15th Jan '16 5:47:53 AM shamblingdead2
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* In Season 4, when a patient is seeing dead people everywhere, Amber makes a comment about seeing ghosts. For the rest of the series [[spoiler: after she dies, she becomes "Gazoo" to House]]. --> If the ghost of a many you killed doesn't screw with your head, there's something wrong with your head.
14th Dec '15 1:31:46 AM Niria
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*** [[spoiler:Did you really think they'd ''actually'' get rid of Chase, Cameron, and Foreman when House fired them]] in the last episode?
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*** [[spoiler:Did Did you really think they'd ''actually'' get rid of Chase, Cameron, and Foreman when House fired them]] them in the last episode?episode? **** Though Chase and Cameron did "stay fired" in the sense of being off of House's team for over a season-- they just remained at other jobs in the hospital and were in many episodes at least briefly-- and except for a brief period Cameron was never a member of House's team again. That was probably more of an aversion of StatusQuoIsGod than most fans expected.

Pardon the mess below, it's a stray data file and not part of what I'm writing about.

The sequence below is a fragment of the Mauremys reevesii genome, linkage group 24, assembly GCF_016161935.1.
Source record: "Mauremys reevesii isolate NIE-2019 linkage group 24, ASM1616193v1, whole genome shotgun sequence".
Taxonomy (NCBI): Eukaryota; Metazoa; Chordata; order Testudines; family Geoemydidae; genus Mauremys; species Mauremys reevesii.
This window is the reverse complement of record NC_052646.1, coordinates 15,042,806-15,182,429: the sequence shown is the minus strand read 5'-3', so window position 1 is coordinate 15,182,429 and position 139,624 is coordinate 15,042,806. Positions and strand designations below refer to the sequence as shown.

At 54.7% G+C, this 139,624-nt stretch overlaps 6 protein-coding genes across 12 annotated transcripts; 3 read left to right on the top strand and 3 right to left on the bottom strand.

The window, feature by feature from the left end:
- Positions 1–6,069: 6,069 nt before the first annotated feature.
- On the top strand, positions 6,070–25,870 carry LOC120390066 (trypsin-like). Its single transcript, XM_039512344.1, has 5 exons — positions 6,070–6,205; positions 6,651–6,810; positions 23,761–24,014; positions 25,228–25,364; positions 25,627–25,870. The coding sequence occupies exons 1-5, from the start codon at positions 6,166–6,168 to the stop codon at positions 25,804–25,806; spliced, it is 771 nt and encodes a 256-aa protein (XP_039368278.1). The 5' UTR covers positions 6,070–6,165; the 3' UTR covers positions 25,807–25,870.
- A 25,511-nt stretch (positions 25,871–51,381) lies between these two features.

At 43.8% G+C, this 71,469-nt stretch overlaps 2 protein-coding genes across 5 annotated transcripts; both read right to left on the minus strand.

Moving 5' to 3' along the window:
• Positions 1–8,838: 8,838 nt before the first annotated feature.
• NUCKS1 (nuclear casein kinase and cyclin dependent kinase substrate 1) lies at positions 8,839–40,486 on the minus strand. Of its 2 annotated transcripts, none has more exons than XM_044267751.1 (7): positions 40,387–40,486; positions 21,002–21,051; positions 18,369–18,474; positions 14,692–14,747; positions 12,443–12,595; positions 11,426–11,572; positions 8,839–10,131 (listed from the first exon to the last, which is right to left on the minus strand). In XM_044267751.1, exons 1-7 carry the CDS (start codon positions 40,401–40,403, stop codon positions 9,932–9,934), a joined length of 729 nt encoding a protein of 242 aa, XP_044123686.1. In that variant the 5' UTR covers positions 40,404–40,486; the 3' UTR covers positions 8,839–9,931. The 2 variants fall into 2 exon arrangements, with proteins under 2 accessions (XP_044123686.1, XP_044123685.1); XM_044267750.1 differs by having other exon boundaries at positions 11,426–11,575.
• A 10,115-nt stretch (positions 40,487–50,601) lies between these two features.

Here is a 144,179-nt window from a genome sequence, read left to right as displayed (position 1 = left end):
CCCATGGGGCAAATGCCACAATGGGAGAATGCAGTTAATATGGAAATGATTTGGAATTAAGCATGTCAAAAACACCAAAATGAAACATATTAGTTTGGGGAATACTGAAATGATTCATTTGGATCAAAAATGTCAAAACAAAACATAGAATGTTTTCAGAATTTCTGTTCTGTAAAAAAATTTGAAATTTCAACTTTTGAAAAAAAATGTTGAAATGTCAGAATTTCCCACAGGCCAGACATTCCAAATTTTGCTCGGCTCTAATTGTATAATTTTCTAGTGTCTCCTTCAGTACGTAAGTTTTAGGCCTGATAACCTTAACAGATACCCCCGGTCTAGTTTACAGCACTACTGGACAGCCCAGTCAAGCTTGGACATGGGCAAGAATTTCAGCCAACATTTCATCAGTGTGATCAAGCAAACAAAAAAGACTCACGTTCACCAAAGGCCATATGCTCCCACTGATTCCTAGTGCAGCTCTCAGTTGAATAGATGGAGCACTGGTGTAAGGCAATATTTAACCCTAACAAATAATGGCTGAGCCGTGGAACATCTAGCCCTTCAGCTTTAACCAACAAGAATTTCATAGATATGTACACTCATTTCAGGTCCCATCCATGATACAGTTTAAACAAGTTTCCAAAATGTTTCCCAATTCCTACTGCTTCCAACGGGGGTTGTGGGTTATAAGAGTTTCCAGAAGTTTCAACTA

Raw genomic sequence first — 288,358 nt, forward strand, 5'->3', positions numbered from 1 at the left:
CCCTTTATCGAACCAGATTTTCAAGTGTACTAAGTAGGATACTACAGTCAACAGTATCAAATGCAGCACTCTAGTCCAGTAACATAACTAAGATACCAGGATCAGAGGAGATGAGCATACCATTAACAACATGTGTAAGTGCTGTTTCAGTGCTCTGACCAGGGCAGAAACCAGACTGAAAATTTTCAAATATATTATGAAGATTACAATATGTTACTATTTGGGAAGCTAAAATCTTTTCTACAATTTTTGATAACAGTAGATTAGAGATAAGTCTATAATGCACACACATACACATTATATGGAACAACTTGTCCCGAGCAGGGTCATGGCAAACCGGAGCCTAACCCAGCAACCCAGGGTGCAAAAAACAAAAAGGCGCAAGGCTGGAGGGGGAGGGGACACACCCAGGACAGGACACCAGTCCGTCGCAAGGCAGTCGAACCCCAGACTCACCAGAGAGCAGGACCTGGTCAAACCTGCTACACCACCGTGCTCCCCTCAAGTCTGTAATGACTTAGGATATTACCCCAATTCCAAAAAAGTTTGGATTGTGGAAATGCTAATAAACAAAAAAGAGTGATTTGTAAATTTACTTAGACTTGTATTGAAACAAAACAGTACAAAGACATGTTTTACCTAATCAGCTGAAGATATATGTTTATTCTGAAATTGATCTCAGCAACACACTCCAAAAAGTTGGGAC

14th Dec '15 1:22:10 AM Niria
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More of the same
* InformedWrongness: In the first season's Vogler arc, everybody is pissed off with House because he wouldn't give official praise to a drug produced by Vogler's firm, which is just an "improved" version of an older drug, only much more expensive. [[WhatTheHellHero Seriously heroes, wtf?]] First, Vogler was ''forcing'' a doctor into praising his ''commercial'' product. Second, tricking patients into paying more than necessary for a ''medicine'' they ''need'' is still unethical even if the expensive version also works. Third, House initially agreed to do it, but in the end couldn't bring himself to, which was shown to be not out of spite but out of moral obligation. Vogler was not just being bossy or annoying, he was being downright ''immoral''. And had House gone along, this would have not been the last time Vogler would have forced him to lie to firther Vogler's professional interests. House was acting according to his professional integrity by standing up to him, but he got smacked for it. (Compare and contrast season three's Tritter arc, where the antagonist is similarly petty and unfair, but House is actually making it worse by being an actual selfish prick, and actually brought the problems on himself by being a JerkAss in the first place; Tritter was wrong only because he was extracting DisproportionateRetribution.)